The first metric we investigate is the relative performance of the STLSTM cell versus the standard TLSTM cell versus sparsity of individual sparse features. For this we use a dense layer as the aggregation function in the STLSTM cell. For each of the seven features, we set that feature to be sparse with a sparse ratio ranging from to and the remaining six to be dense. Figure 5 shows the relative performance on F1 scores between the TLSTM and STLSTM models for both types of record subsampling, with percentages greater than meaning the STLSTM performs better. The F1 score of STLSTM, which corresponds to the denominator, is approximately 0.7 but depends on which feature is made to be sparse.
A common characteristic for all series is that the relative performance of the STLSTM cell increases as the sparsity increases, but only to a certain point where it then maintains or slightly drops. Further, STLSTM offers a larger improvement in the case of the group sampling in most cases. As can be seen in Figure 5, the relative performance of each model depends on the feature we are treating as sparse. It is not surprising that the feature with the largest dependence on sparsity is the voltage variable itself (represented by blue), since this is the feature we are making predictions on. The features with the smallest relative performance change are found to have the smallest response to sparsity as well, which may indicate that they have less predictive power and thus it is not surprising that the difference between the TLSTM and STLSTM is also small.
Further than looking at individual sparse features, we also investigate groups of sparse features with different levels of sparsity. We report the results on groups of sparse features with size 2, 3, and 4 since it was shown that 3 of the features are not affected by sparsity. Figure 5 also shows the relative performance for STLSTM and TLSTM models for groups of sparse features that were found to have the largest effect at a given group size and sparsity. Unsurprisingly, the characteristics of the series are the same as in the analysis of single features.Using more sparse features does increase the relative performance of the STLSTM cell to a point, but for this dataset where the features are closely related to one another the effectiveness is limited.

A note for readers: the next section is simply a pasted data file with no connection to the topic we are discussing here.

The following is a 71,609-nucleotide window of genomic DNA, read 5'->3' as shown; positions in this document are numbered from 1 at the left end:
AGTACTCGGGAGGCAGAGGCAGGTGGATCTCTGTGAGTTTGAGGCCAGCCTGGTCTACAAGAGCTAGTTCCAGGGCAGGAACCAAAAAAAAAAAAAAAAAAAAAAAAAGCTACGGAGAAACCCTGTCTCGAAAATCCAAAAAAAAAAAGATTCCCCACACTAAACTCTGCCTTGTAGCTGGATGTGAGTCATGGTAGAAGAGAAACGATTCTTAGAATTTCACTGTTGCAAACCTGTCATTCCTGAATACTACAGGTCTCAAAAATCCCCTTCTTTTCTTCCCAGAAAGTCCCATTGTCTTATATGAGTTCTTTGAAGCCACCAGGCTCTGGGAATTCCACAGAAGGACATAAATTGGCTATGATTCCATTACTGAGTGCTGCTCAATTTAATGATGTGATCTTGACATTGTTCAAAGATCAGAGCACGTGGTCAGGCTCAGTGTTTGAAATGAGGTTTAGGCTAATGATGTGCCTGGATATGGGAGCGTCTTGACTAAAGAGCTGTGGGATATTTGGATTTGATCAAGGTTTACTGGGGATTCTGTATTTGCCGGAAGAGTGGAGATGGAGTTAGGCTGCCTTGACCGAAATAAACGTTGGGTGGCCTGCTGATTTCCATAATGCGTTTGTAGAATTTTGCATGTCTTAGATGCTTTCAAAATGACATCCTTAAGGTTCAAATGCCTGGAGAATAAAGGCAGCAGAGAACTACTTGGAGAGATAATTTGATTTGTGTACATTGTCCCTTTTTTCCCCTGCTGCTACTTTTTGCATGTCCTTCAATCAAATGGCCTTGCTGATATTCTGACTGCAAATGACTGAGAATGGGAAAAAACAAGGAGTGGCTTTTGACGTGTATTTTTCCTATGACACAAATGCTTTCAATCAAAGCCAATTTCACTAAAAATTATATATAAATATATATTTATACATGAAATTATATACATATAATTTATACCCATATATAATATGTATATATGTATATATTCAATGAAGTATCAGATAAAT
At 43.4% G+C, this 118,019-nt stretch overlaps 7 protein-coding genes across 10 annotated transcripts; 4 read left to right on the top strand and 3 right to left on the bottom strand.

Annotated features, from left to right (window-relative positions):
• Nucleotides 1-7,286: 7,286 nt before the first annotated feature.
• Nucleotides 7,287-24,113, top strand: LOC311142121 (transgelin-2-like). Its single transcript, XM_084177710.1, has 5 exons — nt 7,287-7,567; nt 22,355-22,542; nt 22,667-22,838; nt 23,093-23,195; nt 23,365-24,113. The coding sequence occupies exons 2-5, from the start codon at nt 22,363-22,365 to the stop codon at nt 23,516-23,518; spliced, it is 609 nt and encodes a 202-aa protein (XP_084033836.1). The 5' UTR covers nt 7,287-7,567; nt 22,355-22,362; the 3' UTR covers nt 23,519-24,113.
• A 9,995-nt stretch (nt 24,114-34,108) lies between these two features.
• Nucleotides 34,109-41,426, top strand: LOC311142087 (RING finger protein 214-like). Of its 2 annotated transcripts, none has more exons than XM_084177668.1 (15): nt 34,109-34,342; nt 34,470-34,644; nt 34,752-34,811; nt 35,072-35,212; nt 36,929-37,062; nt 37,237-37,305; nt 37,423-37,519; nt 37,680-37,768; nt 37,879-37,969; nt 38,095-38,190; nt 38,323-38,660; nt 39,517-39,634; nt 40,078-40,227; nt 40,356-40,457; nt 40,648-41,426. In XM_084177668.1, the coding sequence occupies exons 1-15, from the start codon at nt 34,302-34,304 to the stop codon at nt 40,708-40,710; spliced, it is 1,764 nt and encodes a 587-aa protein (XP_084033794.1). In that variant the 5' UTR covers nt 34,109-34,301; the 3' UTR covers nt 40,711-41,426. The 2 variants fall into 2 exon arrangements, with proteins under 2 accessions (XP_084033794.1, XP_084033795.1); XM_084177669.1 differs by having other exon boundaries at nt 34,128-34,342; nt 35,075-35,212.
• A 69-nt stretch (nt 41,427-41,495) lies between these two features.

In addition to focusing on the relative performance between the TLSTM and STLSTM cells, we also consider the performance of different aggregation methods within the STLSTM cell. In particular, we compare using a dense layer, an averaging aggregation, and a maximum aggregation at four different levels of sparsity. The aggregation method clearly does not matter if there is only one sparse feature, and so for this comparison we must use sets of sparse features. In particular, we report results using the set of 3 sparse features that was found to give the largest relative improvement for STLSTM. The results are summarized in Table 1(a) based on group sampling datasets.
As can be seen in Table 1(a), the dense layer aggregation performs as well or better than the other two methods at every level of sparsity. The average and maximum aggregation have similar performance, perhaps slightly leaning toward the average method at low sparsity and the maximum method for higher sparsity.
Finally, we study the effect of adding both types of static features to the model. Table 1(b) shows the average relative improvements in F1 score for adding in one or both types of static features for different subsets of sparse features with varying levels of sparsity. It is clear from Table 1(b) that both types of features improve the performance of the model, with the static dense features having a larger effect. This larger effect may be specific to the features of the power consumption data, but generally both types of features improve performance when properly integrated into the model. With respect to sparsity, both types of static features improve the model more as the features become more sparse, with the static delta features being more dependent on sparsity.